Study Challenges a Basic Assumption of Neo-Darwinism

New Study Challenges a Basic Assumption of Neo-Darwinism- White-footed mouse
White-footed mouse (Peromyscus leucopus)

A long-term study of 27,224 mice over 26 years challenges a basic assumption of Neo-Darwinism. The assumption is that natural selection guides evolution by removing “unfit” individuals. Therefore individuals that are more fit survive to pass on their genes. The study involved white-footed mice (Peromyscus leucopus) in the wild.

Researchers identified mice with broken, missing, or deformed limbs, missing eyes, cataracts, and missing or mutilated tails. Evolution predicts that these unfit mice would be removed from a population, and the researchers set out to see how quickly that would happen. The data shows that the survival rate of the impaired mice was no different from that of mice who had no physical impairments.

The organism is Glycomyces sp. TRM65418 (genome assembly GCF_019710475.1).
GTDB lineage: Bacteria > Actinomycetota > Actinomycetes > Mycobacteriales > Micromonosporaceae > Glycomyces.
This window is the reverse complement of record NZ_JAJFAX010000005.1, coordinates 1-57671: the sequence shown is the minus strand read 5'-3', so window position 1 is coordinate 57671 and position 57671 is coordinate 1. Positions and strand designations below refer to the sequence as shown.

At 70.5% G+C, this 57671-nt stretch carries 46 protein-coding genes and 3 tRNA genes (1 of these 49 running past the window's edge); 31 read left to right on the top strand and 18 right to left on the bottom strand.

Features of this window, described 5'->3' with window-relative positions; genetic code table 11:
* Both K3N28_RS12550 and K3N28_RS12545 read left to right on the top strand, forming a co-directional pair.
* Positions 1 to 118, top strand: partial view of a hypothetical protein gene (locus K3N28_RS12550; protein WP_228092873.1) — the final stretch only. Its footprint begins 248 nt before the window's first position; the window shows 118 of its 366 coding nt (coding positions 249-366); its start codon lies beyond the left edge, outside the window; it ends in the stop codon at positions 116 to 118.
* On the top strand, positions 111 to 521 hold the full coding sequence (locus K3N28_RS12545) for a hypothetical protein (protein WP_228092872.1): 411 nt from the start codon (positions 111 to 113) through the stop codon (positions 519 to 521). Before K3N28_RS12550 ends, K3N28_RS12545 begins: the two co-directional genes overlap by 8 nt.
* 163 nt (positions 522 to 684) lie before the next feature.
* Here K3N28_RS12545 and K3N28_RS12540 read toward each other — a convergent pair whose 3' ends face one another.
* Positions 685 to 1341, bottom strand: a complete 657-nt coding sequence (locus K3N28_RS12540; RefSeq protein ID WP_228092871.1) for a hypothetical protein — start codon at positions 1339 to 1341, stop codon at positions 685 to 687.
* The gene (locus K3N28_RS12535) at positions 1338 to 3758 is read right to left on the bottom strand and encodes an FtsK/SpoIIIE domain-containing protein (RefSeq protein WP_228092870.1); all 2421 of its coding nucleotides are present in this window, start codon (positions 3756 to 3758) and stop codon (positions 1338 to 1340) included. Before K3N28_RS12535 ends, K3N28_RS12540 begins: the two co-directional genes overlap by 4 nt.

For humans, this observation would be even more dramatic. That is because humans crippled for many years have lived long lives, supported by family members or group associates. That kind of support has never been observed in mice. Moreover, human history is full of terrible acts by racists and political leaders, such as Hitler, who viewed minor physical characteristics as justification for persecution and even execution of other humans.

The evidence is that physical impairments in the animal kingdom do not necessarily cause the demise of an individual. This challenges a basic assumption of Neo-Darwinism which, like uniformitarianism, is not supported by the evidence.

— John N. Clayton © 2021

Reference: National Science Foundation Research News November 30, 2021.